|Publications: SRL: EduQuakes|
Large class sizes of several hundred students at U.S. public universities offer an exciting opportunity to create first-time interest in geophysics among many non-science majors who would not ordinarily experience earth sciences. Natural events such as earthquakes, landslides, and volcanic eruptions can be used to captivate students in these large classes through the empathy generated by the effects of these disasters on fellow humans. Sporting events can also be used as “teachable moments” in large classes but have, until now, received less attention. When David Beckham scores a soccer goal, the curved trajectory of the ball can be used to explain aerodynamic principles (Inside Science News Service 2003). Sporting events can serve to teach basic science facts, including seismological principles, because sports resonates with people of many ages and social groups across entire nations and even continents. When goals were scored by the Cameroon National Football Team during the 2006 African Cup of Nations, excited spectators created high-frequency tremors (>1 Hz) that registered simultaneously across the whole country (Euler et al. 2007).
In the United States, American-style football is popular among all age groups and is played in high schools, colleges, and professionally. At my university, Louisiana State University, football and seismology have been inexorably intertwined for more than 20 years, thanks to the legendary “Earthquake Game” of 1988. During the final minutes of a game against Auburn University, the LSU home team turned the game around from a 6-0 loss into a 7-6 win with a final and unexpected touchdown. Fans in the stadium erupted into deafening cheers. A nearby (~1 km distant), shallow borehole (<4 m) 1-Hz geophone administered by the Louisiana Geological Survey (D. Stevenson, personal communication 1988) detected this noise. Local legend attributes an anomalous increase in ground motion detected at the seismograph to these cheers (Figure 1).
Local, low-cost seismological networks exemplify one effective model of earth science education in the United States and abroad (Hamburger and Taber 2003). Educational seismological networks can capture the interest of students because the data they collect can raise awareness of relevant societal problems including water resources management and earthquake hazards. Additionally, students and instructors involved in the installation of the network gain a permanent sense of institutional ownership.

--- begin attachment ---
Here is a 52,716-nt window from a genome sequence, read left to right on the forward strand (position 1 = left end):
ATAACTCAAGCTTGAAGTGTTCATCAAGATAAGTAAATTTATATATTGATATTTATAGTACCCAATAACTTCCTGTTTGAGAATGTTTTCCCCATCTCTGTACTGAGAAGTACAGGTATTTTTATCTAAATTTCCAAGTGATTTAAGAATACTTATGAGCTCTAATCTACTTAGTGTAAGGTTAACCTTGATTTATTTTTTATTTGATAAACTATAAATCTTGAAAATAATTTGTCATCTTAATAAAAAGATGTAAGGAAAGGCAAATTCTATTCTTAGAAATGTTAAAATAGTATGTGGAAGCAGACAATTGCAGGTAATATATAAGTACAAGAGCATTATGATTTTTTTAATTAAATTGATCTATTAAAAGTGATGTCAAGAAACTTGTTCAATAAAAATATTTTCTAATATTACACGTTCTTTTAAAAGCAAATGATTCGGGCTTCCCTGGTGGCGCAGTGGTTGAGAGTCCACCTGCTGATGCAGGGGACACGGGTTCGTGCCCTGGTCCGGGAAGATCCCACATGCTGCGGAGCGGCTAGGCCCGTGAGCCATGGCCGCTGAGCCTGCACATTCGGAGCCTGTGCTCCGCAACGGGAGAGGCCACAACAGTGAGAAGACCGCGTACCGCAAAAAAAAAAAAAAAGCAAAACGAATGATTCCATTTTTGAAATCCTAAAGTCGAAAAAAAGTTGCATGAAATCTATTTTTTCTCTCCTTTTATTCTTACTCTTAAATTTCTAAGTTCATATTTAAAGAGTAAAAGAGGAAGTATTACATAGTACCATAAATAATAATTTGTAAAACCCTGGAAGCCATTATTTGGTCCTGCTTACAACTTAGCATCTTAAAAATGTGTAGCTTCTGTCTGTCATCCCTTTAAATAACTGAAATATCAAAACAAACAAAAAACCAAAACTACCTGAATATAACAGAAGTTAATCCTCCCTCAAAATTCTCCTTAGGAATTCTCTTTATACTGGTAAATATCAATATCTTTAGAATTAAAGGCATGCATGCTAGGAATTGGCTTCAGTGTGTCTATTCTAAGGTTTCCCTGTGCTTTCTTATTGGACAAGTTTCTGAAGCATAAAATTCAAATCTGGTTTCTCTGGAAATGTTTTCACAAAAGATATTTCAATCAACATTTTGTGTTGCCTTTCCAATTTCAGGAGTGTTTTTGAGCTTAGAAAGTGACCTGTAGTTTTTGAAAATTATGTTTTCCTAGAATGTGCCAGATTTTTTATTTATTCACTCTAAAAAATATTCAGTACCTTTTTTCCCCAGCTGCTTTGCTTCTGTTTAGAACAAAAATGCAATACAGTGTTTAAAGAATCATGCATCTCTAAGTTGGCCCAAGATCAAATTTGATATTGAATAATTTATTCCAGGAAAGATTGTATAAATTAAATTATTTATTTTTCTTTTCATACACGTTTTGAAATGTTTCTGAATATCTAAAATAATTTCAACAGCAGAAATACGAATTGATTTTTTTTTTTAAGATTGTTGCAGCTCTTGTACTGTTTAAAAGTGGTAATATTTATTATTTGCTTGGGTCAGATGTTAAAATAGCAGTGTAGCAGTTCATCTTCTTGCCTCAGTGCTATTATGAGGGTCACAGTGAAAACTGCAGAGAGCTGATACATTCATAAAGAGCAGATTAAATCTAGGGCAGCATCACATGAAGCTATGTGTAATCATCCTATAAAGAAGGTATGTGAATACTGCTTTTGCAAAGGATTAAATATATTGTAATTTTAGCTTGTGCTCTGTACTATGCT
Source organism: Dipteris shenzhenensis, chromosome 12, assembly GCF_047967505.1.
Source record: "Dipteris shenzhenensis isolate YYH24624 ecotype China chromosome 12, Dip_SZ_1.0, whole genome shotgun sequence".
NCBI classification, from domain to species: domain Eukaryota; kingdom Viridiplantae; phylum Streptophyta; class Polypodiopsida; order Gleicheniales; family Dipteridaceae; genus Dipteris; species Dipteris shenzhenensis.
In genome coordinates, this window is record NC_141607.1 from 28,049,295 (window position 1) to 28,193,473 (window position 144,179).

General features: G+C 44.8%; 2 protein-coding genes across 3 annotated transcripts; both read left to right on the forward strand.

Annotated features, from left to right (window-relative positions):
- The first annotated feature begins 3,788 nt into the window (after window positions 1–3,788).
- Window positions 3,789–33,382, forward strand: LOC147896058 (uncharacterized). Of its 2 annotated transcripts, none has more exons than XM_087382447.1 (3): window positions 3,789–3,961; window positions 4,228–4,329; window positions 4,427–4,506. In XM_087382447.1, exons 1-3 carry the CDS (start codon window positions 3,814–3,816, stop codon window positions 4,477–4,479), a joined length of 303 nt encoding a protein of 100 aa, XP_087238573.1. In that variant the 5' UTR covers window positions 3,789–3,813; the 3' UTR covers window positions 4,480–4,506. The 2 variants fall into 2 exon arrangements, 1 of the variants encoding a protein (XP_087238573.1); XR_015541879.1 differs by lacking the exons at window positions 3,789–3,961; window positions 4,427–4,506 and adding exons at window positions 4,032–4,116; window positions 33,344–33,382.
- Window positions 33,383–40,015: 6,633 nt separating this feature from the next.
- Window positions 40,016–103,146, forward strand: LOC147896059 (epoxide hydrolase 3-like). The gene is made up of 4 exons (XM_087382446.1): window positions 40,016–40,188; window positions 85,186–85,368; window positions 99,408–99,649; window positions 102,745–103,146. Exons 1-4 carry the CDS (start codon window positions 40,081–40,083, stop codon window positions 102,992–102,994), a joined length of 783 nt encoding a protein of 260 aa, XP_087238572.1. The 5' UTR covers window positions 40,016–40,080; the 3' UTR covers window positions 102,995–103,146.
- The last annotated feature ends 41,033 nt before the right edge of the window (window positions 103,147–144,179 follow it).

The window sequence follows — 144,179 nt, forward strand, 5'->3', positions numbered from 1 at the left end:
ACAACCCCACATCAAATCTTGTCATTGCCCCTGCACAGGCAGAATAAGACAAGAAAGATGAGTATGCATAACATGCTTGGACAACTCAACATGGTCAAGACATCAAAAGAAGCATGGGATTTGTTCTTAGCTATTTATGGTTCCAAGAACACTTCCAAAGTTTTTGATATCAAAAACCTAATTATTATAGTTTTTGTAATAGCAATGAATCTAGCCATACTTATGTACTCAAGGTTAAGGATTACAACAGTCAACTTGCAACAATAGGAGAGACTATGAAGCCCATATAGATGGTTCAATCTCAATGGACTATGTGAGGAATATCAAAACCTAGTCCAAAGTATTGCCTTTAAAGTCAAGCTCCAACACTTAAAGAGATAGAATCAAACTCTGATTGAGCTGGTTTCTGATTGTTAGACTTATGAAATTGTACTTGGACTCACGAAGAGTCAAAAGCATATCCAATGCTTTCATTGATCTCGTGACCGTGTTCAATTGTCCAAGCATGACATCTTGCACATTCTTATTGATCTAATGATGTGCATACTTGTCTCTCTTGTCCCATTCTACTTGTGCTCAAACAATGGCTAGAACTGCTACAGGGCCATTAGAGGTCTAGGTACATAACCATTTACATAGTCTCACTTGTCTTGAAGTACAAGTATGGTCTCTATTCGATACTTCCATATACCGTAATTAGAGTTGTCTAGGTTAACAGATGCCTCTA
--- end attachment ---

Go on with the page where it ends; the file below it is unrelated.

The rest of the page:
During 2005–06, the opportunity to turn local legend into a teaching tool led to the installation of a borehole seismometer at LSU in Baton Rouge (Figure 2). The prototype station, named Gulf Coast Educational Seismic Network LSU1, is located adjacent to the Department of Geology and Geophysics immediately outside a large teaching hall ~300 m from the football stadium. Data during football games is collected by a Mark Products L-4C 1-Hz vertical-component geophone, suitable to local seismic “events,” either natural or human-induced, that have not suffered significant attenuation because their travel path is relatively short (< few hundred m).
This prototype system (Figure 3) is made up of readily available, low-priced, independent software and hardware components (Lorenzo 2003). Additional inexpensive educational seismograph models also exist (Braile 2001). Our recorder introduces GPS timing and a Lawson Labs 24-bit analog-digital card. A vintage personal computer (120 MHz) is sufficient to control 100 samples/second via a TCP/IP card. A one pulse/ per second timing signal (10–25 ms accurate) is recorded in the data stream and is taken from a GPS unit (Motorola Oncore UT). Data text-files are sent via the Internet for Webcasting. A simple, server software written in the Perl scripting language, for Linux OS to process, archive, and generate plots using open source mapping software (Wessel and Smith 1998), is available for free from the author. All the software tools are in the public domain.